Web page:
10 Reasons St Paul’s Rent Control Proposal Is A Bad Idea

While rent control itself isn’t on the ballot in Minneapolis (just giving the city council permission to craft it is), a full-blown proposal IS up for voter approval in St Paul.

As written, the proposed ordinance would be the most restrictive rent control measure in the nation. It got onto the ballot by renter’s advocates getting enough signatures on a petition to qualify for inclusion in the election.

Numerous studies by revered institutions like the Brookings Institute, Pew Research, Harvard University and Stanford University have proven time and again that rent control has many short and long-term negative effects on housing values, supply of inventory and housing affordability.

But here are 10 specific reasons why the proposal on St Paul’s ballot on November 2, is an especially bad policy.

  1. Rent Increases Have A Hard Cap of 3% – Regardless of the rate of inflation, housing providers may not raise the rent more than 3% per year.
  2. Rent Increases Over the Last 20 Years Have Averaged Below 3% – While the tenant’s organizations behind this proposal cite price gouging by landlords, housing data collected over the last several decades don’t bear them out. Citing the University Of Minnesota’s CURA report, which was commissioned by the city of Minneapolis, rent growth over the last 21 years has averaged 1.7%.
  3. A 3% Limit Will Result In 3% Increases – Housing providers will be reluctant to fall behind on market rent and will raise rents by 3% every year; regardless of whether the market warrants it.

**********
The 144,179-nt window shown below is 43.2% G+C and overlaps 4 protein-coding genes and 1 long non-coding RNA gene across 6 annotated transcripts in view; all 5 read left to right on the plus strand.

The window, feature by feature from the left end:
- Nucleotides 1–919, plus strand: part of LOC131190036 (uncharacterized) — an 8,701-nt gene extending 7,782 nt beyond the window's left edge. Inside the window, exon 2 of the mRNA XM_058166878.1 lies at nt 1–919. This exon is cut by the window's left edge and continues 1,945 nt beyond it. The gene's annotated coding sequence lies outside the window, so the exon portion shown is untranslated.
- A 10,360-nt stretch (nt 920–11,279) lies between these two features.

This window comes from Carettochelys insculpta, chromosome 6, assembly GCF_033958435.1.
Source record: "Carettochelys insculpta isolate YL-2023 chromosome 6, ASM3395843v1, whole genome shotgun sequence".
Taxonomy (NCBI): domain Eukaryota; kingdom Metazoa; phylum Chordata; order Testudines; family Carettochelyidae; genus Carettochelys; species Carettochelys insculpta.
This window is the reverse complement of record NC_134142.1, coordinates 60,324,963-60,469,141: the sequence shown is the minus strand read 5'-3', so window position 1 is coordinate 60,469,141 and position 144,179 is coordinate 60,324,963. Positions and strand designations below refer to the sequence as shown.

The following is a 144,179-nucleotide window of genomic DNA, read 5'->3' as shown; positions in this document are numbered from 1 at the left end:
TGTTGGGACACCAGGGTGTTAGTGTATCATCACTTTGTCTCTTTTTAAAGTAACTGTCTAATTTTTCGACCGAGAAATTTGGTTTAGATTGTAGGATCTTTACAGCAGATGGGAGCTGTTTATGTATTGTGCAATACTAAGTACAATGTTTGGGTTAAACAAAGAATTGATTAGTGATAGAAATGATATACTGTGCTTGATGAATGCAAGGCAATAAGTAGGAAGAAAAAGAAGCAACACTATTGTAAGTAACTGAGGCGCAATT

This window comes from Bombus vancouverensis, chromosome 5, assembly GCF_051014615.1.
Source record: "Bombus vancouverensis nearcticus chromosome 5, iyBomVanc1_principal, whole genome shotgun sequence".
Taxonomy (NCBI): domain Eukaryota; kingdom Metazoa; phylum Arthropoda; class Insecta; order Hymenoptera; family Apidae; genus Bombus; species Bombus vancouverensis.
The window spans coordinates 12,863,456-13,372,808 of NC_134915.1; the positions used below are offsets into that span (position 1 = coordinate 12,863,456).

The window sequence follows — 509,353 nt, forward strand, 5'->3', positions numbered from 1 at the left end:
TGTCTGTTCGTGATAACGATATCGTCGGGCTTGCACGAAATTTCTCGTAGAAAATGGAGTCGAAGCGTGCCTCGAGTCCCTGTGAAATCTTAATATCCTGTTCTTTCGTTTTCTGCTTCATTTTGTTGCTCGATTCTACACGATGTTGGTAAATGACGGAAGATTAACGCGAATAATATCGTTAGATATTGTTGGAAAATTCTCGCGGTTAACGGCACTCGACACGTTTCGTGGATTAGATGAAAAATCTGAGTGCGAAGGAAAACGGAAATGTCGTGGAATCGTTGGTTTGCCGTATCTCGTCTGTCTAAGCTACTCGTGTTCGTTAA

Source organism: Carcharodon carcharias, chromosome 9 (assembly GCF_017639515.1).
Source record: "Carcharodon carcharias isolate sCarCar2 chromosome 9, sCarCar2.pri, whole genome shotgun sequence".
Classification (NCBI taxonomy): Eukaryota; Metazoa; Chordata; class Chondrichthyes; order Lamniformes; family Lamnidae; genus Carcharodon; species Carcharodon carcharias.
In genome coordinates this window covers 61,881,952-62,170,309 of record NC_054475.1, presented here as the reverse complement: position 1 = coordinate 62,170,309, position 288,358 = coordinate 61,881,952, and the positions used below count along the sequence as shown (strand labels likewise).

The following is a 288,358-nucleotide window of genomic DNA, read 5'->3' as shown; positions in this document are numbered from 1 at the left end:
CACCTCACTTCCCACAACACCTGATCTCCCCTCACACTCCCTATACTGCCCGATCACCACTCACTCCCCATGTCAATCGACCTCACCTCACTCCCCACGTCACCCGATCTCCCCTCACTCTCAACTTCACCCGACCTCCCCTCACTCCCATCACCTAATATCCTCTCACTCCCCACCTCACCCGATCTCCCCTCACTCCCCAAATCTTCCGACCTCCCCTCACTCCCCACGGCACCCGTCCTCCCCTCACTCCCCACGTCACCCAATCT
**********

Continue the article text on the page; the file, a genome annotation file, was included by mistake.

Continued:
4. Owners Can’t Raise Rent When Someone Moves Out – This hard cap of 3% is per unit, per year, even if a tenant moves out. A change in property ownership does not provide an exception.
  5. Housing Providers Shall Be Allowed A “Reasonable Return” – Presumably, this number shall be determined by a government entity, as it is not detailed in the ballot measure. What a reasonable rate of return is for a rental property owner’s investments of capital and time will not be decided by the market.
  6. Housing Providers Must Appeal To Some Mysterious Entity for Exceptions – The proposed ordinance repeatedly references a process where housing providers may appeal to someone or some department at the city of St Paul to increase rent. No explanation of who this department may be or how it may be funded is provided. Exceptions include:
    1. increases in property taxes
    2. unavoidable increases in maintenance and operating expenses
    3. cost of planned or completed capital improvements – only when those improvements involve health and safety items or code violations
    4. increases in the number of tenants
    5. substantial deterioration of the rental unit outside of normal wear and tear items
  7. Decreases in Expenses Also Create Exceptions to Justify Lowering Rent – Housing providers will need to be careful of any cost saving measures, as tenants will have the right to appeal to the same yet-to-be-named entity at the city of St Paul that rents should be reduced because the landlord is paying less in utilities, taxes, etc. then they were before.
  8. Cap Ex Only When “Necessary” – Planning to update the kitchen so you can charge more in rent? Forget it. A modern kitchen may not be deemed necessary and therefore will not allow you an exception to the rental restrictions.
  9. There Are No Provisions for Owner Occupancy – In areas of the country where rent control is in effect, owners may move into their properties and remove them from the rental market. Many owners do this as a way of resetting the rental amount when they move out – usually a few years down the road.
  10. Non-Compliance May Results In Fines and Criminal Prosecution. Pretty self-explanatory.